Thanks to Cloudy Nights members Keith Rivich and Love Cowboy’s encouragement, I am posting this report:
On the morning of October 14th, with a SQM-L reading 21.2, I tried to observe NGC 1049 (+12.6) with my 130mm f/5 reflector. It’s the brightest globular cluster that belongs to the Fornax Dwarf. I found that with 34x (1.7° TFOV), I could just see it, but I used 72x (1.3° TFOV) to confirm that sighting. I also found that keeping at 72x allowed me to nab the other member globulars Fornax 2 (+14.1), 4 (+13.6), and 5 (+13.6).
What was really cool was that by panning across the location of the Fornax Dwarf with 34x, I could see it! The galaxy was a roundish glow a little brighter than the background sky and brightened a little towards the center. Somewhere I’ve read that the Fornax Dwarf has been seen with a pair of 25x100 binoculars. You don’t really hear about observations of the galaxy itself, though. Especially from the Northern Hemisphere. When I made my observation, the galaxy was at an altitude of 18.5°, which is about as high as it gets for me.
I believe my first introduction to the Fornax Dwarf was five years ago in Phillip Harrington’s book Cosmic Challenge. In it, he wrote “The Fornax Dwarf Galaxy is a paradox. Even though the galaxy itself is beyond the range of our telescopes even from the darkest observing locations, four of its six known globular clusters are within the grasp of 10-inch, or maybe 12-inch, telescopes.” So, in January of 2016, I got to see the dwarf galaxy’s four brightest globular clusters at 132x in my 10-inch SCT. But I couldn’t see the galaxy itself – though I hadn’t expected to see it anyways from Phil’s description!
One of the next times I read about the Fornax Dwarf was in the November 2018 issue of Sky & Telescope, where Steve Gottlieb wrote “Our next stop is the Fornax Dwarf Spheroidal Galaxy (Fornax dSph), a Milky Way satellite at a distance of 470,000 light-years. It escaped detection until 1938, when Harlow Shapley noticed it on a 24-inch Bruce astrograph plate taken at Harvard’s Boyden Station in South Africa. Although the integrated magnitude is an impressive 8.0, don’t be misled; the light is spread out over ½° of sky and its anemic surface brightness, along with a low elevation (declination –34.5°), conspire to make the Fornax Dwarf a formidable visual target. My only convincing view was from the Southern Hemisphere when the galaxy was high overhead. Even then, I only noticed a subtle brightening confirmed by tracing around the galaxy’s periphery. The galaxy itself may be barely detectable, but four of its five globulars can be seen through a 10-inch scope (my comments are based on the view through a 13-inch).” That’s more encouraging than Phil’s description, but still not enough for me to go out of my way to try for the galaxy. He also doesn’t give any more encouragement than Phil on small telescopes seeing its globular clusters. By the way, I still don’t understand why Steve says the Fornax Dwarf only has “five globulars” when Phil says it has six.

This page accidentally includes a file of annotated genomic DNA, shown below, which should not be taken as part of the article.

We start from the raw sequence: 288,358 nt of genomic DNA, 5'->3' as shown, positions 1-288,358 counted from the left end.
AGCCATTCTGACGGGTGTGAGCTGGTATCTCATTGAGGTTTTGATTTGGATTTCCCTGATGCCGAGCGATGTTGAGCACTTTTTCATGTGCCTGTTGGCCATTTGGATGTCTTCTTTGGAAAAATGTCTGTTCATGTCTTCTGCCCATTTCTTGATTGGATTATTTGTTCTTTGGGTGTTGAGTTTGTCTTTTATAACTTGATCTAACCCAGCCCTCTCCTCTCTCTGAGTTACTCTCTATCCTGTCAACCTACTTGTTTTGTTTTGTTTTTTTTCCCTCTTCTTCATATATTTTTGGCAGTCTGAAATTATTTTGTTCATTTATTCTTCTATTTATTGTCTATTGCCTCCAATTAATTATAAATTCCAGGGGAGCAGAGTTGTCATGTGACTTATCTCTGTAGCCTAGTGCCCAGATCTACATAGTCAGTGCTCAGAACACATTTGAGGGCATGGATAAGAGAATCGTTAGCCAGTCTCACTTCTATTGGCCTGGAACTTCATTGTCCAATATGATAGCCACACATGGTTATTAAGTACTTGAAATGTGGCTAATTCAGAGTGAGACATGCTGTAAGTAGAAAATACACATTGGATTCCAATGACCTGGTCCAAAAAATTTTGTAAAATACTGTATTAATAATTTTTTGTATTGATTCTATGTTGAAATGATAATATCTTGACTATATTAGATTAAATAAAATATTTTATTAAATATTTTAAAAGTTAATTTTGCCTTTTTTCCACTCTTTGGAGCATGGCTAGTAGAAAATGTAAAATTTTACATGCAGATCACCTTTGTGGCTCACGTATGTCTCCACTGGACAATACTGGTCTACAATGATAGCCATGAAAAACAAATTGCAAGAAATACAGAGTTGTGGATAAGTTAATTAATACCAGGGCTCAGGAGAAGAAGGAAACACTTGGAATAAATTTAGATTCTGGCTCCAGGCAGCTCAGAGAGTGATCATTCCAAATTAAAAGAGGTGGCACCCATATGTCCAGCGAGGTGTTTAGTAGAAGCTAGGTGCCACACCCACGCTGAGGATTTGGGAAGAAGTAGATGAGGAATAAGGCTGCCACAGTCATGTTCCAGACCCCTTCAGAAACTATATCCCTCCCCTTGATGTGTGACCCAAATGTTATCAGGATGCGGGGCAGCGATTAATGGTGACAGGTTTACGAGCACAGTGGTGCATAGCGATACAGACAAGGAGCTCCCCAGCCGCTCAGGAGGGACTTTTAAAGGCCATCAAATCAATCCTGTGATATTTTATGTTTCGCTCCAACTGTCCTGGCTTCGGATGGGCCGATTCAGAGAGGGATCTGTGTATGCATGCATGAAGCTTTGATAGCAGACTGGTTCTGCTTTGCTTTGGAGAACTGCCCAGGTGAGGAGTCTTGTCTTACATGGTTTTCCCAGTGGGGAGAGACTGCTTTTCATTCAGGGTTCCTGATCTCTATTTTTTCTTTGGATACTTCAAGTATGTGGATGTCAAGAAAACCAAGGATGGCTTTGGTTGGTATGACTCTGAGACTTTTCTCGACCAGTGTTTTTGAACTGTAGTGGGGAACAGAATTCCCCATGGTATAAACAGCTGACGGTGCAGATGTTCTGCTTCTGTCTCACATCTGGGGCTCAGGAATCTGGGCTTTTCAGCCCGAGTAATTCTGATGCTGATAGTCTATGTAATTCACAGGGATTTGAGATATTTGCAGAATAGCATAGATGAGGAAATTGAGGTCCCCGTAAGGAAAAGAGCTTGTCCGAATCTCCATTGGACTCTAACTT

The most recent write-up I’ve seen on the Fornax Dwarf was by Bob King in a December 2017 online S&T article titled “Meet the Shy Side of the Local Group”. He wrote “From my home, the Fornax Dwarf Galaxy never gets higher than 8° above the southern horizon, one of the reasons I've never seen the galaxy itself. Too much thick air and haze! But on good nights using medium and high magnifications, I've succeeded in seeing four of the galaxy's six globular clusters. Those living much farther south may be able to spot the galaxy in a 6- or 8-inch wide-field instrument by sweeping back and forth over its position until a faint haze materializes. The brightest globular, NGC 1049 at magnitude 12.9, is visible in an 8-inch, no problem. It even shows structure. In the 15-inch at 245× I can see a brighter core ringed by a fainter, diffuse halo. The other globulars — Fornax 2, 4, and 5 — appear as assorted faint puffs.” I like his write-up the best because he gave much more encouragement to the spotting of the Fornax Galaxy. And he left no doubt that NGC 1049 is a globular cluster for single digit apertures despite possibly never having seen it that way himself.
So I want to encourage those that have dark skies in the southern United States (and elsewhere) to try to see it this winter. And I want to encourage those with crazy awesome RFT’s like CN member Augustus to take a stab at it even though they live in the northern states. It is NOT invisible from the United States and I believe that more people can see it if they are encourage to do so. So take heart, because I saw it from 36.1 N and it didn't "break my eyes" to see it with little my Zhumell Z130!
(How's that, Keith Rivich and Love Cowboy?)
Edited by SNH, 17 October 2020 - 11:20 PM.